6. Uffizi Gallery, Florence
The Renaissance is one of the most defining moments in the history of — humanity, really. It was a time in which we exerted ourselves as scholars and artists, as real ‘Renaissance men’ do.
Florence is the birthplace of the Renaissance and, with its huge Renaissance collection, the Uffizi Gallery tells the most comprehensive story of Renaissance Italy.
7. Piazza San Marco, Venice
Built on top of submerged islands in the Venetian lagoon, ‘The Bride of the Sea’ is a magical city that has remained virtually the same for over 600 years.
While a classic gondola ride through the Venetian canals is the one thing you should do on the water, visiting Saint Mark’s Square is the one thing you should do off the water. Here you’ll find both Saint Mark’s Basilica and the Doge’s Palace, two of Venice’s most important (and beautiful) buildings.
8. Il Duomo, Milan
Italy’s grandest cathedral took about six centuries to complete. The result is a marvelous feature of craftsmanship unlike anything you’ve ever seen.
Apart from its amazingly detailed arches, spires, and sculptures, you need to visit Il Duomo to get the best view of Milan (and the church’s intricate stoneworks) from its rooftop. And did we mention the gothic cathedral has a museum too?
Imagine you’re an ancient Pompeiani enjoying a show at the local amphitheater (that seated around 20,000 people), when all of a sudden Mount Vesuvius emits a deafening roar and starts hurling volcanic debris at your beloved city!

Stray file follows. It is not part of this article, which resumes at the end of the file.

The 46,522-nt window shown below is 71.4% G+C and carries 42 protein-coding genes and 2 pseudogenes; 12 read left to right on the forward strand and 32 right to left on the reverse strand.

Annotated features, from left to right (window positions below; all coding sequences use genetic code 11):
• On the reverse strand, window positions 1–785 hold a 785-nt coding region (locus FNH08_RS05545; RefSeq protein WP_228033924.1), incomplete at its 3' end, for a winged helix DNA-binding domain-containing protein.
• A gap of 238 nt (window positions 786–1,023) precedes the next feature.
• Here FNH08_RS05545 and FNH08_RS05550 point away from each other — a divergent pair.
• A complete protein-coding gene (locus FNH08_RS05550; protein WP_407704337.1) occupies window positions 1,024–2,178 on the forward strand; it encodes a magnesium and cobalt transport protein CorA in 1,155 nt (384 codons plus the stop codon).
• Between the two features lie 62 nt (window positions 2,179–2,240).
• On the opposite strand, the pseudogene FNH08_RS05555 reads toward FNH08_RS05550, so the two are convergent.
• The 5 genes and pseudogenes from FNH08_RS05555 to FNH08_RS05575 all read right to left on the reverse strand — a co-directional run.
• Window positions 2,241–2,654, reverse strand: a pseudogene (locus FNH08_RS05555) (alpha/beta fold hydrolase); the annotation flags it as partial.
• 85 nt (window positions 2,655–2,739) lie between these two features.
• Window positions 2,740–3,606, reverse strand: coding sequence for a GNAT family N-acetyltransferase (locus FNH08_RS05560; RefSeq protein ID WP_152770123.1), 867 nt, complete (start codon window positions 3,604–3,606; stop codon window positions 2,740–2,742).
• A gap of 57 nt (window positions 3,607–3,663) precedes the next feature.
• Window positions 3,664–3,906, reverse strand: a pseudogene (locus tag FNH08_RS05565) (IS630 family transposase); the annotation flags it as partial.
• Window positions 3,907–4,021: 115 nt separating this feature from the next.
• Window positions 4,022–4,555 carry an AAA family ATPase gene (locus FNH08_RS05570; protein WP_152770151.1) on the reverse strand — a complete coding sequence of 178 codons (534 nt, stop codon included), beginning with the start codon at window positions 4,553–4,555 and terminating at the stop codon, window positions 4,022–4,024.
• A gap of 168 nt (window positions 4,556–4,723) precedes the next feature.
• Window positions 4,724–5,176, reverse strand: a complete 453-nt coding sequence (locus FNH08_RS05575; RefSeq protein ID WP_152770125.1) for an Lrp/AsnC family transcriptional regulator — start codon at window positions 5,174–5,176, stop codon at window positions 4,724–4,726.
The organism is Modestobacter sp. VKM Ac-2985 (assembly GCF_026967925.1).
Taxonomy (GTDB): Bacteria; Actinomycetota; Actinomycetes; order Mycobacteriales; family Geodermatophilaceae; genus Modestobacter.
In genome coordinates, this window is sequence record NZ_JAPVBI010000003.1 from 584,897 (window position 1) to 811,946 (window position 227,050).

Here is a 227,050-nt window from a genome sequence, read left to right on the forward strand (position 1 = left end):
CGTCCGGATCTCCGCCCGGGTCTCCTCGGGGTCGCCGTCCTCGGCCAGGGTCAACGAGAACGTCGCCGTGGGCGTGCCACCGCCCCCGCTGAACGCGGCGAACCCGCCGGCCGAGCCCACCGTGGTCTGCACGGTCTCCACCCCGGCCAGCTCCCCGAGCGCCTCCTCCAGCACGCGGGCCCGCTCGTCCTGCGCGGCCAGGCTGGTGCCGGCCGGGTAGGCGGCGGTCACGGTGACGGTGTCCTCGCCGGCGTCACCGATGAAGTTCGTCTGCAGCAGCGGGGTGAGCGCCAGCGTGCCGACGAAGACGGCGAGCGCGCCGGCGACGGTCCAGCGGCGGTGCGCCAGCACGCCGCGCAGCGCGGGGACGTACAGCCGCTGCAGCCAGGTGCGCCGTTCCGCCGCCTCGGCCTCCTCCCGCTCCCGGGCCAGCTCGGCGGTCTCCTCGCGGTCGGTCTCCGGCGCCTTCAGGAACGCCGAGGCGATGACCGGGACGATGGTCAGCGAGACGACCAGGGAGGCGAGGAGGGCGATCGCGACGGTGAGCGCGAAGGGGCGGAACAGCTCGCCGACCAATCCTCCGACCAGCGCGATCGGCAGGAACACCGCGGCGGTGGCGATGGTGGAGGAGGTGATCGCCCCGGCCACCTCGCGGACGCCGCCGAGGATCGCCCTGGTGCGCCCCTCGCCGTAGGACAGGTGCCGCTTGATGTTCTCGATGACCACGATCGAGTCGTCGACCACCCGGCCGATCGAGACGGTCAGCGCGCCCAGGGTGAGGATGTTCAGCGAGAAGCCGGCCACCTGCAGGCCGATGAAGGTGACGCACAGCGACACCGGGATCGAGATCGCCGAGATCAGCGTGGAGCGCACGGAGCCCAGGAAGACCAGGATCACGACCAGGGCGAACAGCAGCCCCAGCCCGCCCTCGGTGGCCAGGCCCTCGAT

When you visit the ruins of Pompeii (we have buses going from Rome to the ruins), you get a pretty good picture of how that must have been. Much of the city was preserved when it became covered in ashes, providing a unique look back in time.
You’ve probably never heard of the other town that was destroyed by Mount Vesuvius’ fury. Herculaneum suffered the same fate as Pompeii on that summer morning in 79 A.D., but this peaceful fishing town and its 4,000 inhabitants were surprised by a 16-meter high wall of mud instead of volcanic ashes.
The result is an even more superbly preserved slice of ancient Roman life. From homes, through clothing, to ancient advertisement, Herculaneum offers a more detailed look into ancient history. And, being overshadowed by Pompeii’s fame, Herculaneum offers you a more peaceful visit too!
This coastal city was unrivaled as a maritime power, and boy, did that supremacy pay off! The Leaning Tower of Pisa is famous for its beauty and its angle, but the crooked campanile is just one of the buildings that the old Pisans built to show off their riches. So what else does Pisa offer?
The answer awaits you at the Piazza dei Miracoli. Miraculously stunning as it is, you’ll find the Tower of Pisa standing alongside the Baptistry, the Cathedral of St. Mary of the Assumption, the Monumental Cemetery, and the Sinopie Museum!
12. Caserta Palace
When, in the 18th century, the Bourbon kings of Naples demanded a royal palace, they wanted it big and opulent. What they got was more than they could’ve dreamed of.
The Royal Palace of Caserta is not only the most spacious palace in the world, it is also built in harmony with its surroundings. The magnificent palace, its vast parks and lush gardens, the additional silk factory, and the hunting lodges are all part of the woodlands that surround it.
More must-sees in Italy